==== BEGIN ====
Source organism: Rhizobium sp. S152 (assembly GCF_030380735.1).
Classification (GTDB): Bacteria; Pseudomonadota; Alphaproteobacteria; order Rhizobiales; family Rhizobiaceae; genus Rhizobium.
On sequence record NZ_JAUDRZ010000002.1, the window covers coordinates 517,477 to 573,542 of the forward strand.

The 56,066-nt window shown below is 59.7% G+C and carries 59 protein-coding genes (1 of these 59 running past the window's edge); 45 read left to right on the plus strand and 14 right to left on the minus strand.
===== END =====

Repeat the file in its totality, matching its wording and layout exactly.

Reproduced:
Source organism: Rhizobium sp. S152 (assembly GCF_030380735.1).
Classification (GTDB): Bacteria; Pseudomonadota; Alphaproteobacteria; order Rhizobiales; family Rhizobiaceae; genus Rhizobium.
On sequence record NZ_JAUDRZ010000002.1, the window covers coordinates 517,477 to 573,542 of the forward strand.

The 56,066-nt window shown below is 59.7% G+C and carries 59 protein-coding genes (1 of these 59 running past the window's edge); 45 read left to right on the plus strand and 14 right to left on the minus strand.